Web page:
Let's get some additional important information for the millions of Toyota owners here in the United States, indeed around the world.
David Sargent is vice president of the Automotive Research for J.D. Power and Associates.
He is joining us from Detroit.
David, thanks very much for coming in.
DAVID SARGENT, J.D. POWER AND ASSOCIATES: Pleasure. Good evening, Wolf.
BLITZER: If someone owns right now one of these Toyota models with these faulty accelerator pedals, should they continue driving the car?
SARGENT: They should contact their dealer or Toyota itself and get the best advice possible. It is really the role of Toyota and the dealer to advise consumers on what's the best thing to do.
BLITZER: What would you do?
SARGENT: I would probably contact my dealer, get the best advice, but I would be very cautious about driving the vehicle until it was fixed. But in the end, it is each consumer's choice as to whether they do that or not, but they can get the best advise from Toyota or their dealer.
BLITZER: Because a lot of people are suspicious of both Toyota and the Toyota dealership which sold these cars. And they are looking for outside experts, whether the government or people like you, to give them some advice right now.
SARGENT: They are. Clearly Toyota has taken a bit of hit in terms of its reputation.
But I think that at this point Toyota is being very careful to give the best information it possibly can, make sure it is giving as clear information as possible, not saying anything that it shouldn't. So, consumers should trust that Toyota will give them the best information that they possibly can.
BLITZER: Months ago, we were told it was simply an issue of floor mats, that the floor mat got stuck with the gas pedal and that was causing this acceleration. Now we are told it is a real problem within the gas pedal itself. Here is the question to you. Did Toyota know then what it says it knows now about these faulty accelerator pedals?
SARGENT: We don't know that, Wolf.
I suspect that they didn't know for sure that there was a separate problem. Otherwise, I believe that they would have come out with an announcement at that time. I don't believe that Toyota would have knowingly hid that type of information from the consumer, because, sooner or later, that kind of information will get out.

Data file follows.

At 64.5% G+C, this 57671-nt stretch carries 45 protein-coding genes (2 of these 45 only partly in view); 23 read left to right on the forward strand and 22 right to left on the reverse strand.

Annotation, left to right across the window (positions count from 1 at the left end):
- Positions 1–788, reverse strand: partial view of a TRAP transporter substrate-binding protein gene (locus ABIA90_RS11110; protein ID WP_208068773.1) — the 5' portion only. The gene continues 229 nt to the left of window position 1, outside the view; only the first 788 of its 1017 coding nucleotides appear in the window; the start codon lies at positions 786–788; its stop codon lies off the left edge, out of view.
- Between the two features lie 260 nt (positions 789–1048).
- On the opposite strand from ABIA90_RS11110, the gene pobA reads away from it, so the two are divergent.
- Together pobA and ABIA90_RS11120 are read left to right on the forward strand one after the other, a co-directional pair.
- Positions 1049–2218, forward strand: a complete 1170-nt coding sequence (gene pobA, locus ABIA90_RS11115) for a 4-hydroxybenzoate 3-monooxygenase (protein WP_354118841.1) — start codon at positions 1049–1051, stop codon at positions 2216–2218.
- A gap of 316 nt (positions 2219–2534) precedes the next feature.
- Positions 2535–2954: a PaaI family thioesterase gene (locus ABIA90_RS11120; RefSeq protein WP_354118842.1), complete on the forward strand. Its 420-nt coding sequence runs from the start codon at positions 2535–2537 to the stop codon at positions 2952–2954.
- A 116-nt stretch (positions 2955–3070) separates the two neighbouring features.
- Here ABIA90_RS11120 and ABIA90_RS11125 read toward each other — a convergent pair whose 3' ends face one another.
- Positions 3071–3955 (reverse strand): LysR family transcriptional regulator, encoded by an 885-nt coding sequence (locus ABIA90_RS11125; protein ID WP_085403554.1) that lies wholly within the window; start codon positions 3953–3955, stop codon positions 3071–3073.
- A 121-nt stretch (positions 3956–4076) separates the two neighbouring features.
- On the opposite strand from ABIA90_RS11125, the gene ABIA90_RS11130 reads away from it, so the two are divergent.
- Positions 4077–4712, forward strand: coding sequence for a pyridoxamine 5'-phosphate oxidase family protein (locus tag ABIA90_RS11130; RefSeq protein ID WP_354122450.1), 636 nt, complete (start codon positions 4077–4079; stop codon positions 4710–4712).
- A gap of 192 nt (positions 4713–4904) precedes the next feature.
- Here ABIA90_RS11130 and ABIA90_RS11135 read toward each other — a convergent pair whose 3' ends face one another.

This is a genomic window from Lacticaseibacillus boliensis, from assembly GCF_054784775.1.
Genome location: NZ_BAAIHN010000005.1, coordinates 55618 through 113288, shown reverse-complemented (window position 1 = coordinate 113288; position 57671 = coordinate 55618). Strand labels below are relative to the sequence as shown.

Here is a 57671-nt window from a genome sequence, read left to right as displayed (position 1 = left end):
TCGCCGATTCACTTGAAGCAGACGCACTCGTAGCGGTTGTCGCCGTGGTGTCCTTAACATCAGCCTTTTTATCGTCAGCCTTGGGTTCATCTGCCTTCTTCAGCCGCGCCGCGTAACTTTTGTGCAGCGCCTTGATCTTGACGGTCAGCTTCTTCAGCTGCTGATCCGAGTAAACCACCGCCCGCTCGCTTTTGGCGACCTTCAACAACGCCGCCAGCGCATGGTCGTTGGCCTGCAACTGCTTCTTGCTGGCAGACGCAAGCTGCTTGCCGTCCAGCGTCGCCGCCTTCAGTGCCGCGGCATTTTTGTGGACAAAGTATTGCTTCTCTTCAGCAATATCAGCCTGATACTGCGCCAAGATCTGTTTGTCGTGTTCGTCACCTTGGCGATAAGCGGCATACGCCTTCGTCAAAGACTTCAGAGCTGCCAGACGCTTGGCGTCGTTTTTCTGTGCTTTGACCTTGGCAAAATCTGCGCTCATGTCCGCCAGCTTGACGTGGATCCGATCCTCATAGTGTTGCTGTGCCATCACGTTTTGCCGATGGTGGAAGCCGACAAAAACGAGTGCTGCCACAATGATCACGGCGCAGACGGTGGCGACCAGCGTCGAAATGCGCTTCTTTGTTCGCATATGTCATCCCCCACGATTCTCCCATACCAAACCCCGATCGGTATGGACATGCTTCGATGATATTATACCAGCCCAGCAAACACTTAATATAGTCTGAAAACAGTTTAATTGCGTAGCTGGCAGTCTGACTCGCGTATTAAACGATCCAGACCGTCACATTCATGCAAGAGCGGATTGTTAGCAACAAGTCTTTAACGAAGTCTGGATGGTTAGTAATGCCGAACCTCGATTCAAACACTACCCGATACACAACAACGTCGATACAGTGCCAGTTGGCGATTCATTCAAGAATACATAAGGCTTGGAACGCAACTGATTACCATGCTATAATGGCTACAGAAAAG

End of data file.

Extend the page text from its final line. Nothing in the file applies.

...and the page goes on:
And if they had knowingly hid that, then that would obviously be a serious concern. So I don't believe that a company like Toyota, which is an extremely reputable organization around the world, would knowingly hide that kind of information related to consumer safety.
BLITZER: How this is going to affect Toyota financially as an automaker?
SARGENT: Clearly, in the short-term, there's going to be a significant hit in terms of their sales revenue, because most of their vehicles are not on sale right now. And it is a running rate of about 100,000 a month in the U.S., plus, of course, others around the world, so there is a short-term hit.
Clearly the cost of the recall, itself, is significant. They need to reimburse dealers and in some cases pay consumers for the use of rental vehicles and so forth.
But I think, though, the bigger problem that they face is the long-term impact on their reputation. This is a company has built very high-quality, safe vehicles for decades. Clearly, they have taken a hit, and some consumers will be considering whether or not they want to buy a Toyota.
So, I think, over the long-term, the larger issue they face is, how does this affect their sales in the long term?
BLITZER: David Sargent is the vice president of J.D. Power and Associates.
David, thanks very much for coming in.
SARGENT: You're welcome.
BLITZER: Lots of worried Toyota owners here in the United States and around the world. GM, by the way, is offering incentives of $1,000 and low financing rates specifically for Toyota customers who are worried about these recalled vehicles. We are going to have more on this story coming up as well.
Toyota may be facing some tough times, but things are looking up right now for the U.S. economy. It grew at the fastest rate in more than six years in the last quarter of 2009, a booming 5.7 percent. That is on top of the 2.2 percent growth in the third quarter. Those two quarters of consecutive growth, meaning, according to economists, they mean that that means that recession is technically over, two consecutive growths, positive growths. That's two consecutive growths. Two consecutive quarters of economic growth suggests the recession is over.
But even with the strong growth in the second half of 2009, the economy shrank by 2.4 percent last year overall. That is biggest drop in 63 years, but that is good news, two consecutive quarters of economic growth.
Jack Cafferty is coming up next with "The Cafferty File."